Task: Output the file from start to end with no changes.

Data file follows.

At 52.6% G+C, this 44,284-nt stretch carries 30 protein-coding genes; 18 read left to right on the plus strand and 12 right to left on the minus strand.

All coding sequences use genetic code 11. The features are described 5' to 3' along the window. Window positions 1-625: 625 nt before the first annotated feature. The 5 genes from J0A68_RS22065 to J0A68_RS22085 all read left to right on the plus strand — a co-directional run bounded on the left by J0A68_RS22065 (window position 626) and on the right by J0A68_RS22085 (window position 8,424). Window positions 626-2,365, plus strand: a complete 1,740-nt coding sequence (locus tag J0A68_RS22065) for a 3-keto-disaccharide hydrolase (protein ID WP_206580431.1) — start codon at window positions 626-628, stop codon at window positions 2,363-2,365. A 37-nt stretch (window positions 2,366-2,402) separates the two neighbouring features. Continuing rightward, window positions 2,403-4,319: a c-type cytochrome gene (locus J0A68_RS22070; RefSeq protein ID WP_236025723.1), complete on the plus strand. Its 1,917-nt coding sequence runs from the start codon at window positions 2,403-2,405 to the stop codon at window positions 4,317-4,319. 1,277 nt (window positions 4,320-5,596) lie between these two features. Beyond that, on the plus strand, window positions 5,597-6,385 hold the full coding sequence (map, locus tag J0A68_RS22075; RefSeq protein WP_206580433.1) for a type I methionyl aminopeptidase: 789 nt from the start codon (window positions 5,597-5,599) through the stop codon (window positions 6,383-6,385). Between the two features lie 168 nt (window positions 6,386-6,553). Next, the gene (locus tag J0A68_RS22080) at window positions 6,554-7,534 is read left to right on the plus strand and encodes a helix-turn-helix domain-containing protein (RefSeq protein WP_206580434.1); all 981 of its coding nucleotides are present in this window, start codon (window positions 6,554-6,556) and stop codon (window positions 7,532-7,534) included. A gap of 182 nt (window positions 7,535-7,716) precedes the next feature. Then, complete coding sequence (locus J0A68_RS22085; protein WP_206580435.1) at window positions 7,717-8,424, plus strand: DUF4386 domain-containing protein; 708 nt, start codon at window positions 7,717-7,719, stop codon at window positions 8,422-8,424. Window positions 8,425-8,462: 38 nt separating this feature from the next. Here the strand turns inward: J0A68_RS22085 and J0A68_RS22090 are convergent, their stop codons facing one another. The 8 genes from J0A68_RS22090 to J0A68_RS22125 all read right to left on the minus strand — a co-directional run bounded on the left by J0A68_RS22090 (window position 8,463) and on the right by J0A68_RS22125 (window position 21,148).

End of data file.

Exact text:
At 52.6% G+C, this 44,284-nt stretch carries 30 protein-coding genes; 18 read left to right on the plus strand and 12 right to left on the minus strand.

All coding sequences use genetic code 11. The features are described 5' to 3' along the window. Window positions 1-625: 625 nt before the first annotated feature. The 5 genes from J0A68_RS22065 to J0A68_RS22085 all read left to right on the plus strand — a co-directional run bounded on the left by J0A68_RS22065 (window position 626) and on the right by J0A68_RS22085 (window position 8,424). Window positions 626-2,365, plus strand: a complete 1,740-nt coding sequence (locus tag J0A68_RS22065) for a 3-keto-disaccharide hydrolase (protein ID WP_206580431.1) — start codon at window positions 626-628, stop codon at window positions 2,363-2,365. A 37-nt stretch (window positions 2,366-2,402) separates the two neighbouring features. Continuing rightward, window positions 2,403-4,319: a c-type cytochrome gene (locus J0A68_RS22070; RefSeq protein ID WP_236025723.1), complete on the plus strand. Its 1,917-nt coding sequence runs from the start codon at window positions 2,403-2,405 to the stop codon at window positions 4,317-4,319. 1,277 nt (window positions 4,320-5,596) lie between these two features. Beyond that, on the plus strand, window positions 5,597-6,385 hold the full coding sequence (map, locus tag J0A68_RS22075; RefSeq protein WP_206580433.1) for a type I methionyl aminopeptidase: 789 nt from the start codon (window positions 5,597-5,599) through the stop codon (window positions 6,383-6,385). Between the two features lie 168 nt (window positions 6,386-6,553). Next, the gene (locus tag J0A68_RS22080) at window positions 6,554-7,534 is read left to right on the plus strand and encodes a helix-turn-helix domain-containing protein (RefSeq protein WP_206580434.1); all 981 of its coding nucleotides are present in this window, start codon (window positions 6,554-6,556) and stop codon (window positions 7,532-7,534) included. A gap of 182 nt (window positions 7,535-7,716) precedes the next feature. Then, complete coding sequence (locus J0A68_RS22085; protein WP_206580435.1) at window positions 7,717-8,424, plus strand: DUF4386 domain-containing protein; 708 nt, start codon at window positions 7,717-7,719, stop codon at window positions 8,422-8,424. Window positions 8,425-8,462: 38 nt separating this feature from the next. Here the strand turns inward: J0A68_RS22085 and J0A68_RS22090 are convergent, their stop codons facing one another. The 8 genes from J0A68_RS22090 to J0A68_RS22125 all read right to left on the minus strand — a co-directional run bounded on the left by J0A68_RS22090 (window position 8,463) and on the right by J0A68_RS22125 (window position 21,148).